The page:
Using 4 Notrump Blackwood is too high to ask for Aces, response may be past 5C/D signoff

Minorwood is invoked by 4C/4D using same/opposite minor, depending on partnership agreements

Minorwood grandslam ask is accomplished by bidding Kings “up the line” by suit rank

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Happy Bridge Trails and Tales,



  1. aaroncody says:

    I love your service, but have one major problem with your bidding examples. I’d guess a large majority of your members play 1430 or 3014 Key Card not standard Blackwood. So the example auctions do not apply. Why not use Polling You to confirm which system is most widely used and use it for future bidding examples. If I am correct and a majority the use of key card and the Queen Ask, many of your bidding lessons non-applicable to a majority of your members.

    • BridgeHands says:
      Hello Aaron Cody,
      Wow, you must be reading our minds! We have been patiently waiting for slam lesson #10, Polling You #50 issue to celebrate the 1430/Roman Keycard Blackwood convention with our special issue!
      For those who know 1430/RKC, we hope you have been able to easily transpose our prior Blackwood-oriented responses with your more advanced responses just as we’d do at the table when our opponents play a different variation.
      More to your point, we have a considerable following of social Contract Bridge players that prefer to limit the number of Bridge conventions played with their partners. One of our goals at BridgeHands is to offer content that is useful for a wide range of players from novice through advanced proficiency. That means that we begin each hand by counting out each hand, adding up the High Card Points, adding possible distribution points and the like. We realize that advanced players do not need this level of commentary yet we always try to have a few advanced concepts in bidding and play so everyone can find useful content in the lesson. And I’m sure you would agree that since a large percentage of BridgeHands members have purchased paid Premium and ULTRA memberships, we should certainly support their needs (as well as our Bridge Teacher members who teach novice-intermediate students)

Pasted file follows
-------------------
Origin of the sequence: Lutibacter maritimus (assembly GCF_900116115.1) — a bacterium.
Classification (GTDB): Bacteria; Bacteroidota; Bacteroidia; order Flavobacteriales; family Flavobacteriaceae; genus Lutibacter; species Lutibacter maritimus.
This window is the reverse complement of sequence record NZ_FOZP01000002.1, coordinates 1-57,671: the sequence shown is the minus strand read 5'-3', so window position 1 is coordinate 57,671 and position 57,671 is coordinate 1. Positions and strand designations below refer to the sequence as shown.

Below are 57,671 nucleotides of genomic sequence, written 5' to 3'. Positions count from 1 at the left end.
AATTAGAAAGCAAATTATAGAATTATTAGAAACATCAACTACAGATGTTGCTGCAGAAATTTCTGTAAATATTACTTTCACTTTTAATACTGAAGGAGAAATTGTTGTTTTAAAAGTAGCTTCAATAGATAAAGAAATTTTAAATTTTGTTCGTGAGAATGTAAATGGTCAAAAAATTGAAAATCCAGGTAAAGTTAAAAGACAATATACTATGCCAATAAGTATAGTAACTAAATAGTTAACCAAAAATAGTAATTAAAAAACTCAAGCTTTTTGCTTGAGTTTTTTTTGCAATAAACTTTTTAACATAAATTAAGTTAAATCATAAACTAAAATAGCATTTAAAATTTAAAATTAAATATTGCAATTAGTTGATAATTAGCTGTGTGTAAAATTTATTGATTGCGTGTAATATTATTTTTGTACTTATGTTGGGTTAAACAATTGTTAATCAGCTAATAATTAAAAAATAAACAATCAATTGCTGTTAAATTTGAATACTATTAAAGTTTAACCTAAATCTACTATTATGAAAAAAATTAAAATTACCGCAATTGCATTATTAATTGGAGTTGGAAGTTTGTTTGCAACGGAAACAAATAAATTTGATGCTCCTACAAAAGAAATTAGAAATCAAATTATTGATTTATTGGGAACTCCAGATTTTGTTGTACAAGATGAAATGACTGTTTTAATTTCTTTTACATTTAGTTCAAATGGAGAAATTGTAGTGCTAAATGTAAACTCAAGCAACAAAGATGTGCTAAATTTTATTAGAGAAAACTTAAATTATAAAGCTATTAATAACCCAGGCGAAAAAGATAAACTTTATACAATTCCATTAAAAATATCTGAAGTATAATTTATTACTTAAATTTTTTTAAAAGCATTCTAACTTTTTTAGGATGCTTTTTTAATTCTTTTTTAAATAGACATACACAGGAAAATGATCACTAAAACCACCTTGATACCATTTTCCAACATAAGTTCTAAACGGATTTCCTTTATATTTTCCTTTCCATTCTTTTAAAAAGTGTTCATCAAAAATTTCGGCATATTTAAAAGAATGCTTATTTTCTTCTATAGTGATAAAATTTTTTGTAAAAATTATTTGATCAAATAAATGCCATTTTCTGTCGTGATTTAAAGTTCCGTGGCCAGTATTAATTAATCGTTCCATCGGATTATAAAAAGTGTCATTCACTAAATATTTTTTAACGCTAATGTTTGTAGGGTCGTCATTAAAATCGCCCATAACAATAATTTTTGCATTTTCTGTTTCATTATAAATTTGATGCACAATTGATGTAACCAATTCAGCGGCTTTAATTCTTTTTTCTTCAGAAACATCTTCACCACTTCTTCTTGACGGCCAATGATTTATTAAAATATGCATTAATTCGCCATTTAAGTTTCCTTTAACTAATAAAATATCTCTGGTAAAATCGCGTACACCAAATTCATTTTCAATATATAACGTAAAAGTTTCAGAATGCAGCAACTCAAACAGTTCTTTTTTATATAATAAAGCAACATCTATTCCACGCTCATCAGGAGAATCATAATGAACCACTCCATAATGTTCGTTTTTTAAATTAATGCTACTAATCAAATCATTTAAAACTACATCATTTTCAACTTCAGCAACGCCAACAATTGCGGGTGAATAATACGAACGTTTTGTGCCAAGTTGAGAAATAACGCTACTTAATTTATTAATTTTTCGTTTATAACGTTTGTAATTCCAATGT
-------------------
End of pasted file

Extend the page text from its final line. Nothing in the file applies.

At any rate, we are happy to announce that the upcoming lesson #50 on March 9th will indeed be devoted to 1430/RKC. Thank you for sharing your thoughts and offering feedback – we sincerely appreciate your suggestions. For instance, while we might have overlooked running a series of lessons on Doubles (Takeout, Negative, etc.), we have received feedback to offer lessons on the fundamentals so we ran a segment of lessons for our emerging Bridge players. Knowing our advanced players would find much of the material would be too basic for their needs, we tried to include a few comprehensive advanced “play of the hand” concepts on some of the hands.
      So in our dreams we’d enjoy offering advanced lessons on 1430 style Exclusion Blackwood, Mini-Max Gerber, 1430 style DOPI, etc. Still, we should not lose sight of the marketplace. For instance, of the 200,000+ members of the American Contract Bridge League, most members have less than 500 Masterpoints and do not play advanced conventions:
      Bottom line – we will keep trying to offer lessons that offer players at all levels useful content. Perhaps over time we will be able to better segment lessons for Newcomer-Novice and Intermediate-Advanced players. And yes, the upcoming issue #50 will cover more advanced 1430/RKC methods.
      Warm Regards,
      • subbaroow says:

        mr Michael

        THANK YOU